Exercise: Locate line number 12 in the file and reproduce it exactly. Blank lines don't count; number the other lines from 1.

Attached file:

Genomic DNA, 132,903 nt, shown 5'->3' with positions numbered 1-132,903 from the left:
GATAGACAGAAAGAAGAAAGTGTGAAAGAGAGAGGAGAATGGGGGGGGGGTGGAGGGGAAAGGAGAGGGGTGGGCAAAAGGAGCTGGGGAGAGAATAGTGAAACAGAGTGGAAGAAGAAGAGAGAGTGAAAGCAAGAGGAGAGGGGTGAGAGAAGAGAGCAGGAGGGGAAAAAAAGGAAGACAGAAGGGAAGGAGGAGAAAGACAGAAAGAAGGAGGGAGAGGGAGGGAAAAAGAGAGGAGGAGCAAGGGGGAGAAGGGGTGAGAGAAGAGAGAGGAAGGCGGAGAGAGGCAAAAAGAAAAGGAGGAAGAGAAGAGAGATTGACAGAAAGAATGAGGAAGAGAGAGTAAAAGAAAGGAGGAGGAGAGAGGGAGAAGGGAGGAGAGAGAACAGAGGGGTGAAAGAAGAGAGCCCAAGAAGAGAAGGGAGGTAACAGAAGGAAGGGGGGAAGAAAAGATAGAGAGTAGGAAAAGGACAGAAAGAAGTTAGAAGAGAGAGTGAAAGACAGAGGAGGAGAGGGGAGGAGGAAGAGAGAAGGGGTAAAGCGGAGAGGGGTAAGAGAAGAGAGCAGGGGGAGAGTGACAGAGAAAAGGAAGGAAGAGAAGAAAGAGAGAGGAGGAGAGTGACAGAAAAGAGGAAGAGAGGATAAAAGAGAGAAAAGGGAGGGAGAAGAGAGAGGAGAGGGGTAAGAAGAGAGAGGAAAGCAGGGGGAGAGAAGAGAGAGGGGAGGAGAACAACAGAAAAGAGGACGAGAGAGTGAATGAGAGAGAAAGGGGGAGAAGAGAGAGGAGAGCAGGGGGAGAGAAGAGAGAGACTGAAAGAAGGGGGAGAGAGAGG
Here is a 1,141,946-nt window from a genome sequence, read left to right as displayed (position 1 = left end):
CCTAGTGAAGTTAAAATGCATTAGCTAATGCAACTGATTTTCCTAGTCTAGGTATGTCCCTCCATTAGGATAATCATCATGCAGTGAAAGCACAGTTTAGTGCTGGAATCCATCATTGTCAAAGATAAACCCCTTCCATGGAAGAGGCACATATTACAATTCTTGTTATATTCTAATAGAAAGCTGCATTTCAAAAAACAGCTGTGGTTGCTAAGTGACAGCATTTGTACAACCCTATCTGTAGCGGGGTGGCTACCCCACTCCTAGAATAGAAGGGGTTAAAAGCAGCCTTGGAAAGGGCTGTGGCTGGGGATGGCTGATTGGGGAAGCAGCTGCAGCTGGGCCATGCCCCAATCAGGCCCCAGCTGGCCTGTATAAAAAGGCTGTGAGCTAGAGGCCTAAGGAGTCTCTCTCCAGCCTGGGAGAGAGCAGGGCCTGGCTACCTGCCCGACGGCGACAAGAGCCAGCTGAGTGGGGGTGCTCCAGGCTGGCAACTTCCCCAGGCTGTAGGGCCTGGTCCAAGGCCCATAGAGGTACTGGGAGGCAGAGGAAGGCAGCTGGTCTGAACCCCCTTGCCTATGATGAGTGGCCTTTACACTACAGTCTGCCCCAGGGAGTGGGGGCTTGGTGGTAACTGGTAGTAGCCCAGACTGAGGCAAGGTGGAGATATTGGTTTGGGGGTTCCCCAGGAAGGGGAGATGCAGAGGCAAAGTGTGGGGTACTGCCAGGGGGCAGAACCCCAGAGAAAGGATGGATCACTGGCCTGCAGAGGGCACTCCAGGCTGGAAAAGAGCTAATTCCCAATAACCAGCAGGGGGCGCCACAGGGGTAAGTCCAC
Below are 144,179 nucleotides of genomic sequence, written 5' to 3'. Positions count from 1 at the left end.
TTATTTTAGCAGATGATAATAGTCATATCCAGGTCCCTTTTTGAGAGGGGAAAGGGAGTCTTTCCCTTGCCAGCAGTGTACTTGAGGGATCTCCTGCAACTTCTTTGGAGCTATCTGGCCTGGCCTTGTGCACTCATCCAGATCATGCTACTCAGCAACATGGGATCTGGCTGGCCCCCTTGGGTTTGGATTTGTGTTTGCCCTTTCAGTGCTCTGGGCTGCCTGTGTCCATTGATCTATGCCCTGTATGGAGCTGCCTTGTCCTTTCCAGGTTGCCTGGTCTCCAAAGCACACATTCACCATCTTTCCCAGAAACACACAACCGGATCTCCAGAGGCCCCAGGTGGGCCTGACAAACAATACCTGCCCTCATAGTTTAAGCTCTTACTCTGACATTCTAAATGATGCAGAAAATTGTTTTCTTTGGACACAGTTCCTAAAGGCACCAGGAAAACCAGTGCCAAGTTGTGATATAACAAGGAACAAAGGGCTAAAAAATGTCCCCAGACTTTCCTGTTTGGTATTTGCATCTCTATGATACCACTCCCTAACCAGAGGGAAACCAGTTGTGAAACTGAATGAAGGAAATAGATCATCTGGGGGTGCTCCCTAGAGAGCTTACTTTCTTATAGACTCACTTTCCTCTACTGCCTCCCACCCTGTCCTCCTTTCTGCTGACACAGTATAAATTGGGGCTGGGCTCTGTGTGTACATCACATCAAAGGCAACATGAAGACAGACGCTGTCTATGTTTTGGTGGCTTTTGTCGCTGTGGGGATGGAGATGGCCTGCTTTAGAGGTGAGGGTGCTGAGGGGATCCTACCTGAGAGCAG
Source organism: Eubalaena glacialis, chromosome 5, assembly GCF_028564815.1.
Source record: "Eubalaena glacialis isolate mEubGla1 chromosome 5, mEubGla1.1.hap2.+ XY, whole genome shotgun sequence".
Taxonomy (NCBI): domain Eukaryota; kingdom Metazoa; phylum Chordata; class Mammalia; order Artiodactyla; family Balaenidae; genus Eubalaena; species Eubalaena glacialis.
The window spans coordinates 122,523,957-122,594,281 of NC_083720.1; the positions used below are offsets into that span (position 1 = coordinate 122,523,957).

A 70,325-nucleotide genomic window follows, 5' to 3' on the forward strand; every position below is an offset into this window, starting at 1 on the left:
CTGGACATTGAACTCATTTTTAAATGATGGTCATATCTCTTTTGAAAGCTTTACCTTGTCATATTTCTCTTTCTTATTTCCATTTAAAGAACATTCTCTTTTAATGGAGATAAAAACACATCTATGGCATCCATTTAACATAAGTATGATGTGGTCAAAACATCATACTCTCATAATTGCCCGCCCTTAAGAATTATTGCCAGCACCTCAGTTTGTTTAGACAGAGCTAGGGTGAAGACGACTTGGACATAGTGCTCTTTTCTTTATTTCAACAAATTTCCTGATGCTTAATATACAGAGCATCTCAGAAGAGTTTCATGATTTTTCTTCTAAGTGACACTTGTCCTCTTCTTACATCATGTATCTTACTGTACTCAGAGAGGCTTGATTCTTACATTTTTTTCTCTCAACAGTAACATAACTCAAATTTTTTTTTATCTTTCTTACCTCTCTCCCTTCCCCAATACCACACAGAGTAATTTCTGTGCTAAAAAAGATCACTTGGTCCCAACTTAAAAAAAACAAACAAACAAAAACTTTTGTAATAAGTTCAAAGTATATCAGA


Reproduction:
CTGGACATTGAACTCATTTTTAAATGATGGTCATATCTCTTTTGAAAGCTTTACCTTGTCATATTTCTCTTTCTTATTTCCATTTAAAGAACATTCTCTTTTAATGGAGATAAAAACACATCTATGGCATCCATTTAACATAAGTATGATGTGGTCAAAACATCATACTCTCATAATTGCCCGCCCTTAAGAATTATTGCCAGCACCTCAGTTTGTTTAGACAGAGCTAGGGTGAAGACGACTTGGACATAGTGCTCTTTTCTTTATTTCAACAAATTTCCTGATGCTTAATATACAGAGCATCTCAGAAGAGTTTCATGATTTTTCTTCTAAGTGACACTTGTCCTCTTCTTACATCATGTATCTTACTGTACTCAGAGAGGCTTGATTCTTACATTTTTTTCTCTCAACAGTAACATAACTCAAATTTTTTTTTATCTTTCTTACCTCTCTCCCTTCCCCAATACCACACAGAGTAATTTCTGTGCTAAAAAAGATCACTTGGTCCCAACTTAAAAAAAACAAACAAACAAAAACTTTTGTAATAAGTTCAAAGTATATCAGA